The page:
Today we celebrated the 33rd International Data Privacy Day by reminding members of the Council of the E.U. representatives of their obligation to protect the rights of European citizens. We sent a letter, signed by several European and International NGOs, outlining the importance of the rights to privacy and data protection and urging them to reach a conclusion on the General Data Protection Regulation without any further delay.
Today, January 28th, marks the anniversary of the signature of the European Union’s Convention for the Protection of Individuals with regards to Automatic Processing of Personal Data (Convention 108). The Convention was the first international treaty to recognise the protection of personal data as a right, and its purpose remains as relevant today as when it was first drafted in 1981: To “[S]ecure […] for every individual, whatever his nationality or residence, respect for his rights and fundamental freedoms, and in particular his right to privacy, with regard to automatic processing of personal data relating to him (“data protection”)”.
For more than thirty years, this Convention has been a cornerstone of privacy legislation and data protection in Europe and beyond. Yet after 33 years, it’s not an adequate guarantee: In today’s digital era, the rights of citizens need support in the form of binding law.
Modernizing the Data Protection Regulation
For many Europeans, last year’s mass surveillance revelations highlighted how inadequate current data protections really are. In order to provide European citizens with control over their personal information, laws must be up to date, comprehensive, and provide for the rights of users.
In 2012, the European Commission released a proposal intended to update and modernise the current data protection framework, referred to as the Data Protection Reform Package (DPR). This was the Commission’s first comprehensive data reform effort since the 1995 Data Protection Directive, conceived when only 1% of Europeans had access to the internet. The 1995 Directive, which sets minimum standards, resulted in a patchwork of 28 different data protection laws across the continent. The 2012 Regulation would update the Directive for technological advances, increase protections for users’ rights, and replace these 28 different legal regimes with one strong, universal standard.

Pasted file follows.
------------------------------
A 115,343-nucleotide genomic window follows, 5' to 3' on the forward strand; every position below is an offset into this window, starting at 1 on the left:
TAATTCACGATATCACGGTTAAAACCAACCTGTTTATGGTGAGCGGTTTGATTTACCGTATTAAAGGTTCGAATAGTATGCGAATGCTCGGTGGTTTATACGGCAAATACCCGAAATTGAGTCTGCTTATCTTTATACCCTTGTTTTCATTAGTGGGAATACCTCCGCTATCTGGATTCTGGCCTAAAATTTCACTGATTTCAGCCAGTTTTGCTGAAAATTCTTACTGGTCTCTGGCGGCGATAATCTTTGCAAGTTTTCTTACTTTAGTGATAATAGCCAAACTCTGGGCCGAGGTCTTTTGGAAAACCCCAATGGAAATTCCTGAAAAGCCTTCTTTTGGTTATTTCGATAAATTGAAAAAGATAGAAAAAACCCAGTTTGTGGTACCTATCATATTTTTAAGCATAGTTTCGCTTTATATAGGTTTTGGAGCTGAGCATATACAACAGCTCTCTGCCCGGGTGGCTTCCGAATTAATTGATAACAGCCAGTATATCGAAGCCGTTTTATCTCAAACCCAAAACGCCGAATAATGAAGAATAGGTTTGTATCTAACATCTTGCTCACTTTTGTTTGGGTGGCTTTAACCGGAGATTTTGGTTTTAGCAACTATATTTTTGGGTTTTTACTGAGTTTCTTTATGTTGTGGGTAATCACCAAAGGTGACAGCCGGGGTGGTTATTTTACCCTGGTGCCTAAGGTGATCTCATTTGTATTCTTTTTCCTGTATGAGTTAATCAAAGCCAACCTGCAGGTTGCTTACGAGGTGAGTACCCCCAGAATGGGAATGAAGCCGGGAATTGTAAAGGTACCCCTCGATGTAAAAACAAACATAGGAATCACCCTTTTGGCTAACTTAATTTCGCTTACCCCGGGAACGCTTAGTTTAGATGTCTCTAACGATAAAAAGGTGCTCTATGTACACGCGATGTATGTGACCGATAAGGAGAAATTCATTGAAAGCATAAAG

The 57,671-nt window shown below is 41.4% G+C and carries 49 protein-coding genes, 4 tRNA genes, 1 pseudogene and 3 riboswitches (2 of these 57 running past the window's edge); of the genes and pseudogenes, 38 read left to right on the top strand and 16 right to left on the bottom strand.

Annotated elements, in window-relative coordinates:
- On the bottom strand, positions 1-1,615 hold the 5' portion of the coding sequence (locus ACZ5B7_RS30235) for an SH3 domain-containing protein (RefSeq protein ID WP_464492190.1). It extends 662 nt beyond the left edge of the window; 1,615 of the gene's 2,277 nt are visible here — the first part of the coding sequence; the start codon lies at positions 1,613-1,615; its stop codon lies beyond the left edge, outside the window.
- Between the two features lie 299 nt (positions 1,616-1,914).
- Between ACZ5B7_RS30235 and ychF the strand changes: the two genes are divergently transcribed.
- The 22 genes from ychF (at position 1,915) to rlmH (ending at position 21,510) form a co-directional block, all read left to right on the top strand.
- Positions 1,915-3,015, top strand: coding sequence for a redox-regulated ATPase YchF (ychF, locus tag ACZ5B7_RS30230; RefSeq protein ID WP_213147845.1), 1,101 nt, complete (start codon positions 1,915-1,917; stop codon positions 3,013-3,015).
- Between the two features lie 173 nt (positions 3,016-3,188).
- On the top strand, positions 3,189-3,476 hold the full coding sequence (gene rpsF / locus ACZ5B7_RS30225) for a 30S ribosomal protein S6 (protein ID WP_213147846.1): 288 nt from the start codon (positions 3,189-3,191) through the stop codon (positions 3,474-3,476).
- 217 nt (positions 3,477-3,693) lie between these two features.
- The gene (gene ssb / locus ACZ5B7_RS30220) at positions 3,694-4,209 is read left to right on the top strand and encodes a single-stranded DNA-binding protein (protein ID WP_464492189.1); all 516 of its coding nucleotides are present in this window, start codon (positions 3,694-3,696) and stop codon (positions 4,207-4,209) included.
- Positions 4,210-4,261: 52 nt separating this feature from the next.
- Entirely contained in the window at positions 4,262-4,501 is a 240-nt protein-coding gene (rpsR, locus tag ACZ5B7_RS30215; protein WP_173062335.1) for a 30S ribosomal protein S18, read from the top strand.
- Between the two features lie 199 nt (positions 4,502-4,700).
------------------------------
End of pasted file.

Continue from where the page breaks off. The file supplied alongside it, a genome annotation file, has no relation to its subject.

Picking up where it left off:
The Data Protection Regulation passed out of the European Parliament’s Civil Liberties Committee (LIBE) on October 21st, 2013, and moved to the Council of the European Union. So far, its progress there has been painfully slow, in part due to efforts by certain member states — namely Germany and the U.K. — to obstruct negotiations. This dragging of feet has direct, negative impact on European citizens’ rights, as they’re exposed daily to online fraud, data mining and corporate profiling, and exposure of their personal data to countries with inadequate legal protections.
While the passage of the Data Protection Regulation is not the ultimate or only solution, it is a critical part of the broad reform required to achieve better protections of fundamental rights.
Why privacy matters
As we’ve said many times, privacy is a key building block for free and democratic societies. It’s an enabling right, without which we cannot enjoy freedom of expression or other rights. Without privacy, we self-censor, limit our associations, and are unable to fully exercise our freedom of conscience.
For these reasons we must safeguard the privacy of our communications — whether on or offline. But privacy is about more than protecting the communications themselves. We must have trust in the systems upon which we build our open and democratic societies. Our growing dependence on technology — to connect us, conduct business, and even manage critical domestic infrastructure — amplifies the threat to human rights when users, businesses, and governments lose trust in these systems.
The past few years have been hard on privacy, and damaging to overall levels of citizen trust in public and private institutions. Giving citizens more control over their personal data will be key to rebuilding this trust. This control includes being informed about how your data is being processed (collected, stored, and used), guaranteeing that your data is being processed for specified purposes and with your consent (or some other legitimate basis specified in law). Finally, you should have the right to access and correct data that has been collected about you.
E.U. institutions are now more than ever before accountable for its policies and choices regarding the right to privacy and protection of personal data.